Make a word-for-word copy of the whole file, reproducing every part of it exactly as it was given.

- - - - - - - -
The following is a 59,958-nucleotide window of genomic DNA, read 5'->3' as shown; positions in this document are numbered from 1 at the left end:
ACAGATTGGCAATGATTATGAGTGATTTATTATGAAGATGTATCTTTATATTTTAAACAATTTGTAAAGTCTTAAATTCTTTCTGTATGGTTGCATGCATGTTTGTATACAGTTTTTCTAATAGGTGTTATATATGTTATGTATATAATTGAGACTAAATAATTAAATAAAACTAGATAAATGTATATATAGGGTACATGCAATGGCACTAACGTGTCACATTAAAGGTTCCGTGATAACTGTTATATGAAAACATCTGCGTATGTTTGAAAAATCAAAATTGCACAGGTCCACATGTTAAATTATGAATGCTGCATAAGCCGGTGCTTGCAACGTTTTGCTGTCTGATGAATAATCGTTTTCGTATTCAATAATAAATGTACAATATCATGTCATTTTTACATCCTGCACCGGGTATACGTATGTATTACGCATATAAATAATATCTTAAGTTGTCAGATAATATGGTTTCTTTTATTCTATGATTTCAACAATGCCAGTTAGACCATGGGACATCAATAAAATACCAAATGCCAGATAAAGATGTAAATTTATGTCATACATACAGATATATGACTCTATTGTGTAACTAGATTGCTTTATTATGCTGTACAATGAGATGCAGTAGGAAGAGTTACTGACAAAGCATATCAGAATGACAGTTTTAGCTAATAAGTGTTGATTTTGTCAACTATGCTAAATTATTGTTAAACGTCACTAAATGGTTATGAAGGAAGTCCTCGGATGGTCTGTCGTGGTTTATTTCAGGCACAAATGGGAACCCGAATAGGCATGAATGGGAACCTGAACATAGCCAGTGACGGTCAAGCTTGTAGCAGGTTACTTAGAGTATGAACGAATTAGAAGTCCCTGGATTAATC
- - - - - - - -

The following is a 59,958-nucleotide window of genomic DNA, read 5'->3' as shown; positions in this document are numbered from 1 at the left end:
ACAGATTGGCAATGATTATGAGTGATTTATTATGAAGATGTATCTTTATATTTTAAACAATTTGTAAAGTCTTAAATTCTTTCTGTATGGTTGCATGCATGTTTGTATACAGTTTTTCTAATAGGTGTTATATATGTTATGTATATAATTGAGACTAAATAATTAAATAAAACTAGATAAATGTATATATAGGGTACATGCAATGGCACTAACGTGTCACATTAAAGGTTCCGTGATAACTGTTATATGAAAACATCTGCGTATGTTTGAAAAATCAAAATTGCACAGGTCCACATGTTAAATTATGAATGCTGCATAAGCCGGTGCTTGCAACGTTTTGCTGTCTGATGAATAATCGTTTTCGTATTCAATAATAAATGTACAATATCATGTCATTTTTACATCCTGCACCGGGTATACGTATGTATTACGCATATAAATAATATCTTAAGTTGTCAGATAATATGGTTTCTTTTATTCTATGATTTCAACAATGCCAGTTAGACCATGGGACATCAATAAAATACCAAATGCCAGATAAAGATGTAAATTTATGTCATACATACAGATATATGACTCTATTGTGTAACTAGATTGCTTTATTATGCTGTACAATGAGATGCAGTAGGAAGAGTTACTGACAAAGCATATCAGAATGACAGTTTTAGCTAATAAGTGTTGATTTTGTCAACTATGCTAAATTATTGTTAAACGTCACTAAATGGTTATGAAGGAAGTCCTCGGATGGTCTGTCGTGGTTTATTTCAGGCACAAATGGGAACCCGAATAGGCATGAATGGGAACCTGAACATAGCCAGTGACGGTCAAGCTTGTAGCAGGTTACTTAGAGTATGAACGAATTAGAAGTCCCTGGATTAATC